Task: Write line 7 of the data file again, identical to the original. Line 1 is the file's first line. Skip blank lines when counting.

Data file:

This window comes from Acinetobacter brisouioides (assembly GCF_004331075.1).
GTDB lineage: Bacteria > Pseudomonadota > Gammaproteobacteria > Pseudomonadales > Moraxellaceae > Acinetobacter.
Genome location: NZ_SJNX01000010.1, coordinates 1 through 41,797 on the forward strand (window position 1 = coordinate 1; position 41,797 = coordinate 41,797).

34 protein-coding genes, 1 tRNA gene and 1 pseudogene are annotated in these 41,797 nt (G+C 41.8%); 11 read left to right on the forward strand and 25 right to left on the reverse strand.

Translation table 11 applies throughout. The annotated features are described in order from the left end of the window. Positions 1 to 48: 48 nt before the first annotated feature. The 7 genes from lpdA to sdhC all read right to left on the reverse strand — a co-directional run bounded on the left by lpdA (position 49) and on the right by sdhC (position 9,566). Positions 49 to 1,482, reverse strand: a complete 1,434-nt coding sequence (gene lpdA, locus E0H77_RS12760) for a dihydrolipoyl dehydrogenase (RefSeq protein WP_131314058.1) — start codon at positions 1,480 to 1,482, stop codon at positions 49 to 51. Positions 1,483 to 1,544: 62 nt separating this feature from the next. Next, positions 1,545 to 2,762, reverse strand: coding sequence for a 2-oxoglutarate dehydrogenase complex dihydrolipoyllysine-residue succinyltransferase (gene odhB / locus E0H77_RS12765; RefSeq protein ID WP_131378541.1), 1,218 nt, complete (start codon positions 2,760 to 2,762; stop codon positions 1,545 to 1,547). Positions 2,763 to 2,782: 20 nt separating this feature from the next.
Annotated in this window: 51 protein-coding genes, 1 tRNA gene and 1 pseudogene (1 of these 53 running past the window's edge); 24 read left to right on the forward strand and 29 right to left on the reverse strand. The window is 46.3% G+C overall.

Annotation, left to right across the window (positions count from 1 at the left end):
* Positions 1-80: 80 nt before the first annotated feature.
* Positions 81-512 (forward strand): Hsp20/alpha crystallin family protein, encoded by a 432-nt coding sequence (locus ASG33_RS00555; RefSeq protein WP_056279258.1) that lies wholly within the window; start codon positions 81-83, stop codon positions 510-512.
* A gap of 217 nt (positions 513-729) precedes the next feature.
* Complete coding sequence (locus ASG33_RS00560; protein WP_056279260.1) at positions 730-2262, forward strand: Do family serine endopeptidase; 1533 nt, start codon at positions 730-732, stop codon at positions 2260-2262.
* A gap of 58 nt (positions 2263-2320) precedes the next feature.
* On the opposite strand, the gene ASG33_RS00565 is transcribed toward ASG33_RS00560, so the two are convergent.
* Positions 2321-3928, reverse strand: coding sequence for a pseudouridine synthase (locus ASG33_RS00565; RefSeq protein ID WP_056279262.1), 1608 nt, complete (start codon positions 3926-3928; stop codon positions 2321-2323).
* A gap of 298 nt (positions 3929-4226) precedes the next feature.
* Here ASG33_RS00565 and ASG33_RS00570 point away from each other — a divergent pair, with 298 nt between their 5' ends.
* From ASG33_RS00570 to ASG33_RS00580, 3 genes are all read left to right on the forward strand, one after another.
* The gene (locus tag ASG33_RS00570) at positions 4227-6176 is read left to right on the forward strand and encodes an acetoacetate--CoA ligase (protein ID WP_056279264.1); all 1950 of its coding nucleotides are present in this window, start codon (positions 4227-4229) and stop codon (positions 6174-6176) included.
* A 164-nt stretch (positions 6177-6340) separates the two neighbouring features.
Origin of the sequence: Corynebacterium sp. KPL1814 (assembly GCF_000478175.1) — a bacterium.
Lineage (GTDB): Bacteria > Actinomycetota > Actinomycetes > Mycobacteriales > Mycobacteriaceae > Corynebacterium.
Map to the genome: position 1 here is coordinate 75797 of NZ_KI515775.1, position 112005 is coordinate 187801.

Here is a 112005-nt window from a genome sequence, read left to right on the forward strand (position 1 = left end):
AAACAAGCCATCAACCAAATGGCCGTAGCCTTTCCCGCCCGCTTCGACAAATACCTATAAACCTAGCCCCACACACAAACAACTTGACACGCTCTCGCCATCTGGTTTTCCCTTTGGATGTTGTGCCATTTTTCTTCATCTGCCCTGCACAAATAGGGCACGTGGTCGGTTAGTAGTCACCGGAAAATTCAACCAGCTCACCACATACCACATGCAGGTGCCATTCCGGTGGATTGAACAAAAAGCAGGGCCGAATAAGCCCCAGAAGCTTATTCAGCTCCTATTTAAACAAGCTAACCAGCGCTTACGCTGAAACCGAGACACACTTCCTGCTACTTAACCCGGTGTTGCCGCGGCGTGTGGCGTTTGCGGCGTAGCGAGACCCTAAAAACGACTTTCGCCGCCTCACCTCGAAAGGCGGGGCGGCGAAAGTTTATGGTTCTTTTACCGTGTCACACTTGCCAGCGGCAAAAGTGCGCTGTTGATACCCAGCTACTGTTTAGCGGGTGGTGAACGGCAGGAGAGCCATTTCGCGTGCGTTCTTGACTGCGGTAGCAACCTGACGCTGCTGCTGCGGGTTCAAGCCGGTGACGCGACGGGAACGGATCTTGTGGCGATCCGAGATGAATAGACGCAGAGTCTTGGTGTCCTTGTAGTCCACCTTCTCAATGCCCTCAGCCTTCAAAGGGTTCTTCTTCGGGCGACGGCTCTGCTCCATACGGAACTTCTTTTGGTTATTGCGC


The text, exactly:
Annotation, left to right across the window (positions count from 1 at the left end):